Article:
John's Journal...

Reasons Your Food Plots Donít Work with Dr. Grant Woods

Site Selection for Green Fields and Their Design Are Critical for Success

Click to enlargeEditor’s Note: If you’ve put time, money and sweat equity into your green fields; planted 10 green fields; and spotted plenty of tracks and signs around the green fields, but seen few if any deer or perhaps only does and small bucks or only deer on specific green fields, then you need to know why you’re having problems with your green fields. We took your questions to one of the nation’s leading deer researchers and the creator of Mossy Oak’s BioLogic green-field plantings, Dr. Grant Woods of Reeds Spring, Missouri, who has spent thousands of hours studying deer and green-field management, as well as studying how to most-effectively use those green fields to grow and harvest mature bucks. Let’s look at common green-field problems and Dr. Woods’ solutions.

Problem: We plant all our green fields with the same crop – sometimes corn, clover or a mixture of seeds. We generally will have six or seven fields that do really well and two or three fields that fail miserably. Why do some green fields yield great crops and other fields are duds, even though we plant the same crops in all the fields?Click to enlarge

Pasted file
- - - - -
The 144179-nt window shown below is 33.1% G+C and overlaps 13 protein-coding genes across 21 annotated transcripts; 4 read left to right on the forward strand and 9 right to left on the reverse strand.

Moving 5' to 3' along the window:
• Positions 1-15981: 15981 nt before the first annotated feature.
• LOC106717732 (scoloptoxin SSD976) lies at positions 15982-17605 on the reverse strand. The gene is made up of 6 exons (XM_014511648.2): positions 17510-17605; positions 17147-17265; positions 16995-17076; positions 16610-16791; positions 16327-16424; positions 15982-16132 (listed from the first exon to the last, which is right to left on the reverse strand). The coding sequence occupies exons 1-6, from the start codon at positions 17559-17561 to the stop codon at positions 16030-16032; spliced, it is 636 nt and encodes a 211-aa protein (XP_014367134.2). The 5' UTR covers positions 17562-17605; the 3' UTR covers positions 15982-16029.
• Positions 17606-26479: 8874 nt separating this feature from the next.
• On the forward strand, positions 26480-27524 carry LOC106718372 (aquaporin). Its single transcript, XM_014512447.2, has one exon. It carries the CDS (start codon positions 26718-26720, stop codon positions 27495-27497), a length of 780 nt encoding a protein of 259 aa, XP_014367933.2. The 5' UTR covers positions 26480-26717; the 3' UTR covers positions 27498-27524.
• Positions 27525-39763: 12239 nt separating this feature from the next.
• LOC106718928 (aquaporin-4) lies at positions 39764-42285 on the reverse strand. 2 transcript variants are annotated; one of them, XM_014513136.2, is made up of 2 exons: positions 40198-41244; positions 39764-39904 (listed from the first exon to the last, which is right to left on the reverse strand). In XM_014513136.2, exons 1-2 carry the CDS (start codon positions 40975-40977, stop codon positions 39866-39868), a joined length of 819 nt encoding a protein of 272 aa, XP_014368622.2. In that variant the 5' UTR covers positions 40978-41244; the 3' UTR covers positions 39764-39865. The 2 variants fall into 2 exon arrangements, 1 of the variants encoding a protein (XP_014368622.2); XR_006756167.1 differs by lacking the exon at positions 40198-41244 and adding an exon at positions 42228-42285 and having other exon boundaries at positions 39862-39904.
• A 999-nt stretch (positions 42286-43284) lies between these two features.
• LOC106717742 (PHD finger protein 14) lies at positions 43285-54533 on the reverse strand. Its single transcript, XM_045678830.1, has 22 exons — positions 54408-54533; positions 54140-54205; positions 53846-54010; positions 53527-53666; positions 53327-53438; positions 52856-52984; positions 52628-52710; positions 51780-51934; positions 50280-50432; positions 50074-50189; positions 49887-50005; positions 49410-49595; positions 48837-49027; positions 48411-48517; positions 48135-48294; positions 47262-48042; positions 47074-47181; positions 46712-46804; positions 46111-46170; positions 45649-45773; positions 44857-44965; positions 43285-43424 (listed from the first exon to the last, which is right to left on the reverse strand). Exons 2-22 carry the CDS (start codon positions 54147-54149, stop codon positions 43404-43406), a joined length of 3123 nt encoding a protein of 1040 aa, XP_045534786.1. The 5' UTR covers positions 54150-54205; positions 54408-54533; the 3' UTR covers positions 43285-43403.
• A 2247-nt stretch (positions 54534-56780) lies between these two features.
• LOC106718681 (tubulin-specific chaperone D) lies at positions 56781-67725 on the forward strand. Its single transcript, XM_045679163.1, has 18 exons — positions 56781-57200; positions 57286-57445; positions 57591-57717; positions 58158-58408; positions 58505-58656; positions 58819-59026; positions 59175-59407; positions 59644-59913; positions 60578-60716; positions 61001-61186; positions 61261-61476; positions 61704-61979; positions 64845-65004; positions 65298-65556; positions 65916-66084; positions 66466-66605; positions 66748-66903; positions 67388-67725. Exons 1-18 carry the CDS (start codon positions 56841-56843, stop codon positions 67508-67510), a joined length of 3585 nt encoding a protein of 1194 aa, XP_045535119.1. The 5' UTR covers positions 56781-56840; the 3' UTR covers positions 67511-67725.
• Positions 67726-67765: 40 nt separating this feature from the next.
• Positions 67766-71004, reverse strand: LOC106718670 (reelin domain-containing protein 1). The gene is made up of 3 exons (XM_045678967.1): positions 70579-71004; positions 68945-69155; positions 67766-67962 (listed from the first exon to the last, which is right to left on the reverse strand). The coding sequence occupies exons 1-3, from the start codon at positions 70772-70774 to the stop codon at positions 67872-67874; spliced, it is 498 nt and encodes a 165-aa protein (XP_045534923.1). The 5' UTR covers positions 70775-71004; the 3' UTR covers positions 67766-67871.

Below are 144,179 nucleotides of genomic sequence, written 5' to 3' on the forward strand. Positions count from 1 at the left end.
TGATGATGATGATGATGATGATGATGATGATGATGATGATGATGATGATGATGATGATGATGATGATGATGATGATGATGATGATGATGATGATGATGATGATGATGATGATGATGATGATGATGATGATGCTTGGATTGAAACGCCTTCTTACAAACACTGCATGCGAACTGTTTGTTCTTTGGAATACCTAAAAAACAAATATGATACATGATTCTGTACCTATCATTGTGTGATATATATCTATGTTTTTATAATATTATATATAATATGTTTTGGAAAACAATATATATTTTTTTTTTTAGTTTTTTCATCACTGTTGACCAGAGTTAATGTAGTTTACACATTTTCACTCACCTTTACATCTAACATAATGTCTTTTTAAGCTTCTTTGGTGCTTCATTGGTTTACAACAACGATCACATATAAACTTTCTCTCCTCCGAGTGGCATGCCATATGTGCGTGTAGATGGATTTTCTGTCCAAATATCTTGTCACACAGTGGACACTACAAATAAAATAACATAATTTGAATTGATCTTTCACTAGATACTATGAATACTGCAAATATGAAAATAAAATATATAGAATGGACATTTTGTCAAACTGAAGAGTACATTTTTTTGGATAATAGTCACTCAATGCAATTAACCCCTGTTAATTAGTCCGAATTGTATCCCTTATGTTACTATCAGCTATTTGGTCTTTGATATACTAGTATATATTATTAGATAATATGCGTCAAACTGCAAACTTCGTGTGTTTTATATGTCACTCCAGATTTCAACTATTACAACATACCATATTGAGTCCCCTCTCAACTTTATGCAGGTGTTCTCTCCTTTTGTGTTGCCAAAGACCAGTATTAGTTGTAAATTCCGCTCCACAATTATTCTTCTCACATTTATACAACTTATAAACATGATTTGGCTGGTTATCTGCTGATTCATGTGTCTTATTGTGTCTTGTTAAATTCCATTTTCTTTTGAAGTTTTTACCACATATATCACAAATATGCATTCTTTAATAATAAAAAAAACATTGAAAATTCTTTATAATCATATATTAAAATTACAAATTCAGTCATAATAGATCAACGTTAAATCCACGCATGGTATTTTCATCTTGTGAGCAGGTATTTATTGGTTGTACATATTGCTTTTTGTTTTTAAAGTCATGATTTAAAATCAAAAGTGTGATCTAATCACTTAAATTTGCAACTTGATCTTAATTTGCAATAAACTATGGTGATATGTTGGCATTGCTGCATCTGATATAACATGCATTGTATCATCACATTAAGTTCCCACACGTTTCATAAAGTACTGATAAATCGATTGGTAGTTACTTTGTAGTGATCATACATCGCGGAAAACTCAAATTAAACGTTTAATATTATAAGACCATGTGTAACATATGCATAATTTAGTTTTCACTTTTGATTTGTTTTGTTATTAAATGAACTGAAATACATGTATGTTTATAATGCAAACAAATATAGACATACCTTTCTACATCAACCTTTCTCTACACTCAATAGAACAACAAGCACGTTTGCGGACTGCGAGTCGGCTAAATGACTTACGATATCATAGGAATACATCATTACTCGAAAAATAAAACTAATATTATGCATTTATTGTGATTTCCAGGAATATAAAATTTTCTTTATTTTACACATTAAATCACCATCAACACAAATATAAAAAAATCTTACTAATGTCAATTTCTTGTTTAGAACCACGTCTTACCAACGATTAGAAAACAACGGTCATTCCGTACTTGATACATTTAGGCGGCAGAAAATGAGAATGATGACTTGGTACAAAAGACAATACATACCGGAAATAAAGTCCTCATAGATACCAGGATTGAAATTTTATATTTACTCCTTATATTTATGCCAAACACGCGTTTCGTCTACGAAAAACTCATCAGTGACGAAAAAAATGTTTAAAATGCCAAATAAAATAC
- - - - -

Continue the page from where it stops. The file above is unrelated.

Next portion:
Woods’ Solution: Site selection is critical for good food-plot management. If you’re planning on planting dry-land crops, like sorghum, by creating a green field along a creek bottom that stays wet, then that green field will fail. Or, if you plant a crop that likes moisture on a hilltop where all the moisture runs off, more than likely that crop will fail. So, select a site for your green field to match the crop you plan to plant there.

Problem: We have several-different sizes of green fields on our hunting lease. We’ve kept very-good records and have noticed that we tend to see more deer on little, long, skinny green fields, than we do on our larger green fields. How critical is the shape, the design and the size of your green field to seeing more deer?
Woods’ Solution: The shape of the food plot often determines the amount of utilization it will have. Deer don’t like to look at each other when they eat. You only see deer in large groups when they’re extremely hungry. You never see deer in large groups when they’re fat and happy because deer are subject to social stress. I like to shape my green fields like a wagon wheel with a stand site in the center of the wheel and green fields spoking out in five- or six-different directions for that center. This design enables me to see every spoke of the green field wheel, but the deer feeding on each spoke of the wheel can’t see each other. A green field designed like this will encourage more deer to feed without their seeing each other and will be far-more effective than if you plant one large green field where all the deer that utilize it can see one another.Click to enlarge